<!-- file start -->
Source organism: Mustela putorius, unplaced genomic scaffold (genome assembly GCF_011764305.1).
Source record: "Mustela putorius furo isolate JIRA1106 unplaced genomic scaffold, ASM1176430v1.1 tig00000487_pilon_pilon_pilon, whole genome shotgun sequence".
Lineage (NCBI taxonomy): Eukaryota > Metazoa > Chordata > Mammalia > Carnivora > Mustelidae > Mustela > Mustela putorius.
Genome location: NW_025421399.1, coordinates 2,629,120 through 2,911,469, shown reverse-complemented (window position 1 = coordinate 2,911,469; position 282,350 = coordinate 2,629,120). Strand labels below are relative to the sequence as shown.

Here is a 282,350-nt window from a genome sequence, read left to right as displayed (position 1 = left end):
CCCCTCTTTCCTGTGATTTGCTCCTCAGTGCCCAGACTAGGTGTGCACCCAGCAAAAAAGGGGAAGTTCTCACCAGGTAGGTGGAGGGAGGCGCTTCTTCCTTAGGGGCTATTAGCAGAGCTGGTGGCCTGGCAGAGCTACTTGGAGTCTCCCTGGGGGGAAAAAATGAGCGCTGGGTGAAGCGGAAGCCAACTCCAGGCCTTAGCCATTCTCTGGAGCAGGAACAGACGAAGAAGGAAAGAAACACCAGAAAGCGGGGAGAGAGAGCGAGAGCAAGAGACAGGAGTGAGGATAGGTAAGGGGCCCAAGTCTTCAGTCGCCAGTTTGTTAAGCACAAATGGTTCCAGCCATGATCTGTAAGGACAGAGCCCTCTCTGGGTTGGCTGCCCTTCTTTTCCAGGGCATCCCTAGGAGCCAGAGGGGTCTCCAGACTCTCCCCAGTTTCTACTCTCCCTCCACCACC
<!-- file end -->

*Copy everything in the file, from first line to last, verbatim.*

Source organism: Mustela putorius, unplaced genomic scaffold (genome assembly GCF_011764305.1).
Source record: "Mustela putorius furo isolate JIRA1106 unplaced genomic scaffold, ASM1176430v1.1 tig00000487_pilon_pilon_pilon, whole genome shotgun sequence".
Lineage (NCBI taxonomy): Eukaryota > Metazoa > Chordata > Mammalia > Carnivora > Mustelidae > Mustela > Mustela putorius.
Genome location: NW_025421399.1, coordinates 2,629,120 through 2,911,469, shown reverse-complemented (window position 1 = coordinate 2,911,469; position 282,350 = coordinate 2,629,120). Strand labels below are relative to the sequence as shown.

Here is a 282,350-nt window from a genome sequence, read left to right as displayed (position 1 = left end):
CCCCTCTTTCCTGTGATTTGCTCCTCAGTGCCCAGACTAGGTGTGCACCCAGCAAAAAAGGGGAAGTTCTCACCAGGTAGGTGGAGGGAGGCGCTTCTTCCTTAGGGGCTATTAGCAGAGCTGGTGGCCTGGCAGAGCTACTTGGAGTCTCCCTGGGGGGAAAAAATGAGCGCTGGGTGAAGCGGAAGCCAACTCCAGGCCTTAGCCATTCTCTGGAGCAGGAACAGACGAAGAAGGAAAGAAACACCAGAAAGCGGGGAGAGAGAGCGAGAGCAAGAGACAGGAGTGAGGATAGGTAAGGGGCCCAAGTCTTCAGTCGCCAGTTTGTTAAGCACAAATGGTTCCAGCCATGATCTGTAAGGACAGAGCCCTCTCTGGGTTGGCTGCCCTTCTTTTCCAGGGCATCCCTAGGAGCCAGAGGGGTCTCCAGACTCTCCCCAGTTTCTACTCTCCCTCCACCACC